Difference between Quite and Quiet | Quite vs Quiet

“Are you quite sure?” or “Are you quiet sure?” Which one do you think is right? After reading this article, you will know when and how to use the words ‘quite’ and ‘quiet’. This particular pair of words is the most confusing one that most people mess up often. Generally, people mess up the spelling and write ‘quite’ instead of ‘quiet’ or vice versa and end up messing up the meaning of the sentence.

If you go through the words in the English Language, you’ll notice that there are many words like ‘quite’ and ‘quiet’ that are confusing. These types of words that have the same pronunciation but different meanings are known as homophones. Students, irrespective of their age, often make the mistake of using these types of words interchangeably and end up using them incorrectly. The following points will guide you through the difference between ‘quite’ and ‘quiet’ so that you won’t make the same mistake again.

Table Summarising the Difference between Quite and Quiet

Quite

Quiet

Meaning

The word ‘quite’ is used to refer to the utmost degree or completely.

The word ‘quiet’ means to make no or little noise, i.e. being noiseless and discreet.

Usage

It is used as an Adverb.

It is used as an Adjective.

Example

I am quite sure I saw Peter at the store.

The teacher asked the students to remain quiet.

The table represents that though the words ‘quite’ and ‘quiet’ are pronounced the same, they cannot be used interchangeably or synonymously. Children who previously used to mess up these two words can now use them correctly. The following detailed meaning of both the terms will help students understand more clearly.

The Difference between Quite and Quiet – Meaning

English can be a bit tricky language when it comes to certain words, and one such pair of words is ‘quite’ and ‘quiet’. A slight mistake in the spelling can change the meaning of the entire sentence and make it grammatically incorrect. So how to make sure you are using the right word in the sentence? When you want to express the utmost degree or entirely, you have to use the word ‘quite’. For example, “The little boy was quite sure that his dad would buy him the bicycle.” Whereas if you are using the word ‘quiet’, it means to make less or no sound. For example, “Please be quiet or else the teacher will scold us.” The moment students get this difference between the two words, it will be easier for them to use the words.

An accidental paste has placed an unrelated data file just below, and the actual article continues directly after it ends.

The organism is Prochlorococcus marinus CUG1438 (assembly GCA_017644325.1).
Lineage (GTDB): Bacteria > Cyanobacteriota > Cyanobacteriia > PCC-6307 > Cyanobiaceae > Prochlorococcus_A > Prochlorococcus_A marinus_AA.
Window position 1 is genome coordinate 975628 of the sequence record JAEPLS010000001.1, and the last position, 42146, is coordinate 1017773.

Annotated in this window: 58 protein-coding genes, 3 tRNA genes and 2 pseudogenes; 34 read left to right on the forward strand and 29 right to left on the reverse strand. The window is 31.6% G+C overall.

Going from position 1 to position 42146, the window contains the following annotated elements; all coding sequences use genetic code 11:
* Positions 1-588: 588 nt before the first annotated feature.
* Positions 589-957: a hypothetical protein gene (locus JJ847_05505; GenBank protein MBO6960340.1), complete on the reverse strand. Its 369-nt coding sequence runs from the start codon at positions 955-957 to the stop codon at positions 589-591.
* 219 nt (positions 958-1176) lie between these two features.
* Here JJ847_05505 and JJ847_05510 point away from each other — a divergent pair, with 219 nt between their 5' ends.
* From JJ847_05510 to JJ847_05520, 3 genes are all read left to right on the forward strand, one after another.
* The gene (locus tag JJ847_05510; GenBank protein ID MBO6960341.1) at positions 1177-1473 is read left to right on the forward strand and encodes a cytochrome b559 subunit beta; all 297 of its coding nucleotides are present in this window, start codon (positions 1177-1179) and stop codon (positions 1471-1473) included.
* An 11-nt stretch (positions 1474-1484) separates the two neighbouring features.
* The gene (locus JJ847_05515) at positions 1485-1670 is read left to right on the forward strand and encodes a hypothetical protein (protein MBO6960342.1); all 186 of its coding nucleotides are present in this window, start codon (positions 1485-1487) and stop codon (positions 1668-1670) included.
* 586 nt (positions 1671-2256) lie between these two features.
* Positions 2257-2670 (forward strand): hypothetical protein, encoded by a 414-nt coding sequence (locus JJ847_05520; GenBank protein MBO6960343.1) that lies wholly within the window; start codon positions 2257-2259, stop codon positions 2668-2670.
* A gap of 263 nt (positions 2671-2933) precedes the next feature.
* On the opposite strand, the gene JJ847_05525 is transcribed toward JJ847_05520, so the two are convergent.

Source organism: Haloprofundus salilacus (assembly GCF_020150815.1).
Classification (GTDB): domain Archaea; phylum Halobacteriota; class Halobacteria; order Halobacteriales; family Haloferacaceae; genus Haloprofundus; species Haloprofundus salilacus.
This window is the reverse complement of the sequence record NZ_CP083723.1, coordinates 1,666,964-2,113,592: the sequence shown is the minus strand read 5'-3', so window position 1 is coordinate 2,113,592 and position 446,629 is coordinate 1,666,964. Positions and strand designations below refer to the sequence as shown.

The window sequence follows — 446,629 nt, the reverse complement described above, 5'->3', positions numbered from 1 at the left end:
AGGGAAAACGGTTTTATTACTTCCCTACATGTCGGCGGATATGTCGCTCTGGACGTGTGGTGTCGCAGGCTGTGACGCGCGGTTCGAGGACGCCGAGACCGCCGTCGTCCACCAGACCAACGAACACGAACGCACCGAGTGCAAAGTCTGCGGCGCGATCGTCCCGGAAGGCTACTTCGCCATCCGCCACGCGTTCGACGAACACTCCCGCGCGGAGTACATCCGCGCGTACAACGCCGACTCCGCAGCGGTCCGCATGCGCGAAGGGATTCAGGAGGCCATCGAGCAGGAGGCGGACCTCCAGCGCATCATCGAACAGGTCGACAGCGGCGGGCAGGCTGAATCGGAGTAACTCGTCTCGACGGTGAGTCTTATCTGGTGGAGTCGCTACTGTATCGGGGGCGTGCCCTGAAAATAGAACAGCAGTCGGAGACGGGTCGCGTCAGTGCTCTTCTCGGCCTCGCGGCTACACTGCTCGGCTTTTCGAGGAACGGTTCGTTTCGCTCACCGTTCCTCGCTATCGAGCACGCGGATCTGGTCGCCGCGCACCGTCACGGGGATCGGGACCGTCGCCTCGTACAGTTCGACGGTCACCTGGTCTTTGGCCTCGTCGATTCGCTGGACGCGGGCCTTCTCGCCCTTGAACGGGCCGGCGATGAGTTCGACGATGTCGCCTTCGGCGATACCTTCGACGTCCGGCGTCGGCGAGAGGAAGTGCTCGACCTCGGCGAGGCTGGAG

Example of Quite and Quiet

The examples below will allow students to clearly understand the words ‘quite’ and ‘quiet’.

Quite – Are you quite sure that the train will leave in an hour? (adverb)

Quiet – Tony wanted to spend a quiet evening all by himself. (adjective)

The moment students understand the difference between the words ‘quite’ and ‘quiet’, they can easily apply them in the proper context.

Quite and Quiet – Conclusion

In conclusion, though the words ‘quite’ and ‘quiet’ are pronounced the same, they can neither be used interchangeably nor synonymously. This article points out the difference between ‘quite’ and ‘quiet’ to make it easier for students to put them in sentences correctly. Besides, BYJU’S also offers various articles on many such ‘differences between two words’ that students often get confused with.

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